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CALIFORNIA | LOCAL
May 6, 1999
After a briefing from officials in the city attorney's office and Department of Public Works, a key City Council member said Monday that she is satisfied with the city's efforts to resolve a number of contract disputes arising from a massive expansion of the Hyperion sewage treatment plant.
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CALIFORNIA | LOCAL
May 5, 1999
Responding to complaints from San Fernando Valley ratepayers, the Los Angeles City Council selected a firm Tuesday to audit the city's waste-water treatment system. Valley residents have long complained that they have been overcharged by the system, which, with 4 million customers, is the third-largest in the nation. The audit will compare Los Angeles with other public and private systems throughout the country. The project is expected to be completed within six months at a cost of $497,622.
CALIFORNIA | LOCAL
April 28, 1999
At least $10 million from a settlement with tobacco companies would be used to repair city sidewalks and make them accessible to the disabled under an agreement reached Tuesday between Mayor Richard Riordan and City Atty. James Hahn. The remaining $2 million received annually would go to programs aimed at preventing the sale of tobacco products to minors.
CALIFORNIA | LOCAL
April 22, 1999 | PATRICK McGREEVY, TIMES STAFF WRITER
More than six years after voters approved a bond measure to build two 911 dispatch centers for the Los Angeles Police Department, the city finally opened bids on the project Wednesday, setting the stage for construction to begin in June. That is, if city officials can agree on the site in the San Fernando Valley. Three companies bid, with Tutor-Saliba Corp. of Sylmar submitting the lowest combined bid of $37.
CALIFORNIA | LOCAL
April 22, 1999 | PATRICK McGREEVY, TIMES STAFF WRITER
More than six years after voters approved a bond measure to build two 911 dispatch centers for the Los Angeles Police Department, the city finally opened bids on the project Wednesday, setting the stage for construction to begin in June. That is, if city officials can agree on the site in the San Fernando Valley. Three companies bid, with Tutor-Saliba Corp. of Sylmar submitting the lowest combined bid of $37.
CALIFORNIA | LOCAL
April 21, 1999 | PATRICK McGREEVY, TIMES STAFF WRITER
Admitting that too many buildings have been abandoned in the city, Los Angeles Mayor Richard Riordan has called for rehabilitating the worst 400 structures in the next two years or demolishing them. Riordan said the Abandoned Building Task Force he has proposed should begin by focusing on the backlog of more than 1,800 buildings that have been identified as abandoned nuisances. "They decrease the quality of life," Riordan said.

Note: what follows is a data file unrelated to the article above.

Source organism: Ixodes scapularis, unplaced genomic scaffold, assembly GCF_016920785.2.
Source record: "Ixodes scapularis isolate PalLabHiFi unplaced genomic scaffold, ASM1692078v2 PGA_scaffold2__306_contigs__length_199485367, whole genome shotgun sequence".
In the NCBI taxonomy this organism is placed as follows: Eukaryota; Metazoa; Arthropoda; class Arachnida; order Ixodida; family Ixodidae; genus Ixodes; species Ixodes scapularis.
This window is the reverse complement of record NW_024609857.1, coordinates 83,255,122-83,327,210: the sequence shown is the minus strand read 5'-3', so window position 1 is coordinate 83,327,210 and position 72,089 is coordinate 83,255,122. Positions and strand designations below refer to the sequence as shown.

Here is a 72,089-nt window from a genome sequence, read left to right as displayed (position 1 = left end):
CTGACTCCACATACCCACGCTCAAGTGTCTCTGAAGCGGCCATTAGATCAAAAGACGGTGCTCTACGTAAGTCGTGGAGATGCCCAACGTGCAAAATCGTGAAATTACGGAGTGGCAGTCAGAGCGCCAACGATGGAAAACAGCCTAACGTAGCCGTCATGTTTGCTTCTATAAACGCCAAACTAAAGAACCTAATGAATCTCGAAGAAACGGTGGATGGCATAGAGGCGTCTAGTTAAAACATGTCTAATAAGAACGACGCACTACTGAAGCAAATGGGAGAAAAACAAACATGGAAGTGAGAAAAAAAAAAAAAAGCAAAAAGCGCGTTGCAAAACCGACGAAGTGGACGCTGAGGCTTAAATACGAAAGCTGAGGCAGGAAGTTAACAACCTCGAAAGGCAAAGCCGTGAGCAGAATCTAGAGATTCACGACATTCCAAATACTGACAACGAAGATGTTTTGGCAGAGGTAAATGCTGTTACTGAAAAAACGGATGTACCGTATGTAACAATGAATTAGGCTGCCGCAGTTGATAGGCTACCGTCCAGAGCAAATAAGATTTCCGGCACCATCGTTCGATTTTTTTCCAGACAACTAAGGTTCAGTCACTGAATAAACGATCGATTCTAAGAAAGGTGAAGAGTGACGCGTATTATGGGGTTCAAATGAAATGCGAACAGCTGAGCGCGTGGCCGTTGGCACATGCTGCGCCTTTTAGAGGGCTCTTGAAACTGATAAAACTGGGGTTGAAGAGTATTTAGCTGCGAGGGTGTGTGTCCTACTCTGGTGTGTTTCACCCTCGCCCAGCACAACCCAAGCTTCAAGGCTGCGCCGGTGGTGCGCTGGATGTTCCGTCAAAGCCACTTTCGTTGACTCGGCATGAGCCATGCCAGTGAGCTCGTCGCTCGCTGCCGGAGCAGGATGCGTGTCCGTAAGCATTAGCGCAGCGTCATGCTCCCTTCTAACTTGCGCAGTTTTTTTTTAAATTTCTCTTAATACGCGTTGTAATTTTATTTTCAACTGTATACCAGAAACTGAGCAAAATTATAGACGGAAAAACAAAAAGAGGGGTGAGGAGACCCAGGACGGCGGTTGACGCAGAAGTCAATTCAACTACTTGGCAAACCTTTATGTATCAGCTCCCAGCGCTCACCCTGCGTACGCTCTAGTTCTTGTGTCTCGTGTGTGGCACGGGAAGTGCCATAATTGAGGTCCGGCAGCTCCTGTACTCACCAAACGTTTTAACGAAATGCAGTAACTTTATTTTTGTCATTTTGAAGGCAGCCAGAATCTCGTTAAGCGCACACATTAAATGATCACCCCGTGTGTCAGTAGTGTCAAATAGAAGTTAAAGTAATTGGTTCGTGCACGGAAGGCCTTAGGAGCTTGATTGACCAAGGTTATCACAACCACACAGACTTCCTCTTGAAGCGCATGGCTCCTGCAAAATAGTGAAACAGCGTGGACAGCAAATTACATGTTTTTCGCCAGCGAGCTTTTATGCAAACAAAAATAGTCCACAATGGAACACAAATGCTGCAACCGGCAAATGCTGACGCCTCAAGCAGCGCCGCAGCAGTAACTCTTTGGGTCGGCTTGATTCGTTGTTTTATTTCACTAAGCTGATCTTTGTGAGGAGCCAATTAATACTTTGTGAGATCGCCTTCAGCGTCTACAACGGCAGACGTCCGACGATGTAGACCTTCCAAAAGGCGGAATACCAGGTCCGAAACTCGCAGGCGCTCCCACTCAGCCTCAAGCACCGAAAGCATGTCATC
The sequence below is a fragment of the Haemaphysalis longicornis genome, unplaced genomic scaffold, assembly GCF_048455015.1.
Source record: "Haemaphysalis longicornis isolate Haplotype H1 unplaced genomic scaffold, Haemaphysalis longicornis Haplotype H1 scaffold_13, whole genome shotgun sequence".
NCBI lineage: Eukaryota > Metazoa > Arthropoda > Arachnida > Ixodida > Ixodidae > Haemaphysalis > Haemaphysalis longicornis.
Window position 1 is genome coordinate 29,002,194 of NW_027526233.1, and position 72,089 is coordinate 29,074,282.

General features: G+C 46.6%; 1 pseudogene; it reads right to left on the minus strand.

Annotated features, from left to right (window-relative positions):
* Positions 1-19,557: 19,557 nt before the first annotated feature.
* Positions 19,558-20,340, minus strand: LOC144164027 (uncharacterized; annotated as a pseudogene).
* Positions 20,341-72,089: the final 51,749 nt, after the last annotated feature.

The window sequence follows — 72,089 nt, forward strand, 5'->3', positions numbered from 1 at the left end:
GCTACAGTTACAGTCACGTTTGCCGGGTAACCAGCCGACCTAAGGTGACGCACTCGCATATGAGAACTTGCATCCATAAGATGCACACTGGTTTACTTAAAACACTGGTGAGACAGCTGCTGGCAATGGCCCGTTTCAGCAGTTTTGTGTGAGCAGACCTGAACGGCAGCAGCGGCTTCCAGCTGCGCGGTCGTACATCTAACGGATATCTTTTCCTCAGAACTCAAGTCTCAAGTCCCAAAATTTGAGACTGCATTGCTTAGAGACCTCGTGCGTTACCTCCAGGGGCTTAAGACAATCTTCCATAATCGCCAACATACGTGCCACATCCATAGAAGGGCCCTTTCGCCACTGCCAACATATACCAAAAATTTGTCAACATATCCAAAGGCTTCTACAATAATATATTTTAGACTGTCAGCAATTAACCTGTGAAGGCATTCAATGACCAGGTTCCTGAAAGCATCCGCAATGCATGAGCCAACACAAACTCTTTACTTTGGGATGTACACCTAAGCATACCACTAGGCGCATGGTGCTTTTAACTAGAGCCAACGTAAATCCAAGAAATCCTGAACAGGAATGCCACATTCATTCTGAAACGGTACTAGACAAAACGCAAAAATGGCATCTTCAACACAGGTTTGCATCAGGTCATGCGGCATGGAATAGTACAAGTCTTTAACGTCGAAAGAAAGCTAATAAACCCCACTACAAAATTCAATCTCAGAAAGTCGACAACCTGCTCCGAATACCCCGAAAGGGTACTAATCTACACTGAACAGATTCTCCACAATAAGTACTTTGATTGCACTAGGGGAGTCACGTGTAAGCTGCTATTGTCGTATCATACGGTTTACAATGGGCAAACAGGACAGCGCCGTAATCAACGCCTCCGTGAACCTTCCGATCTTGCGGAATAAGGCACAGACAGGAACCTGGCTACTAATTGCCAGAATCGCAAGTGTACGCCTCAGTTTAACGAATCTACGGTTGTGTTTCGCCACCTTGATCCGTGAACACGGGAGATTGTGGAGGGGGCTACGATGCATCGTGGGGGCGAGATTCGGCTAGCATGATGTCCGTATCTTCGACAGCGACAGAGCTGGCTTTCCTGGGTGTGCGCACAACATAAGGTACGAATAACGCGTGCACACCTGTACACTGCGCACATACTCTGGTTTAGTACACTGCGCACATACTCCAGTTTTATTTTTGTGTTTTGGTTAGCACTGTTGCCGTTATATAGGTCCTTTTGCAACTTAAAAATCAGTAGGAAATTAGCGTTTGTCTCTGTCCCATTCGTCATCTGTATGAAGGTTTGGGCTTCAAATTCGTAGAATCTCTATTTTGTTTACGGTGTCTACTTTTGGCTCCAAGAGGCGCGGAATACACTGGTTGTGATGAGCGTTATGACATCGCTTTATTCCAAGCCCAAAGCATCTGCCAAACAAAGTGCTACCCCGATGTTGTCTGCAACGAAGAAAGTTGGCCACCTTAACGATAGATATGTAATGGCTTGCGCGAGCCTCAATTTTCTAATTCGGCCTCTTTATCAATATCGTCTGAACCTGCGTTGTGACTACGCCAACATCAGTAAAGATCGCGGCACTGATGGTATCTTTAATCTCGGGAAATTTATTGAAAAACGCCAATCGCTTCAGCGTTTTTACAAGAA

CALIFORNIA | LOCAL
April 13, 1999 | PATRICK McGREEVY, TIMES STAFF WRITER
City Council members recommended Monday that the city pay $497,000 to audit the city's waste water system, long a source of complaints from San Fernando Valley residents of overcharging. Joel Wachs and Cindy Miscikowski recommended that Black & Veatch, a management consulting firm, be selected from seven competing bidders to conduct the benchmark audit.
CALIFORNIA | LOCAL
April 11, 1999 | AGNES DIGGS
If your garage or storage space has become a dump site for hazardous waste, the city of Los Angeles is offering a safe way to dispose of it. County residents can drive up to the Hazmobile at Cal State North ridge and drop off leftover paint products, motor oil, fertilizers, car and flashlight batteries, pool cleaners and other materials. It will be in the parking lot at Lindley Avenue and Lassen Street from 7 a.m. to 3 p.m. April 22-24.
CALIFORNIA | LOCAL
April 10, 1999 | JIM NEWTON, TIMES STAFF WRITER
A major construction company has filed a $66-million lawsuit against the city of Los Angeles, claiming that the government first bungled plans for expanding a huge sewage treatment plant and then negotiated in bad faith over a proposed settlement with the company. The suit, filed by Dillingham Construction Co.
NEWS
April 7, 1999 | MATEA GOLD, TIMES STAFF WRITER
Most everyone agrees there's been a change on Fickett Street, a rough stretch of Boyle Heights notorious for drug trafficking, prostitution and gang shootings. Apartments are freshly painted. New lampposts illuminate the dim alleys. The dirt strips along the sidewalks have been filled in with bricks. Small, newly planted trees line the street. The police patrol nightly and the sound of gunfire echoes less frequently.
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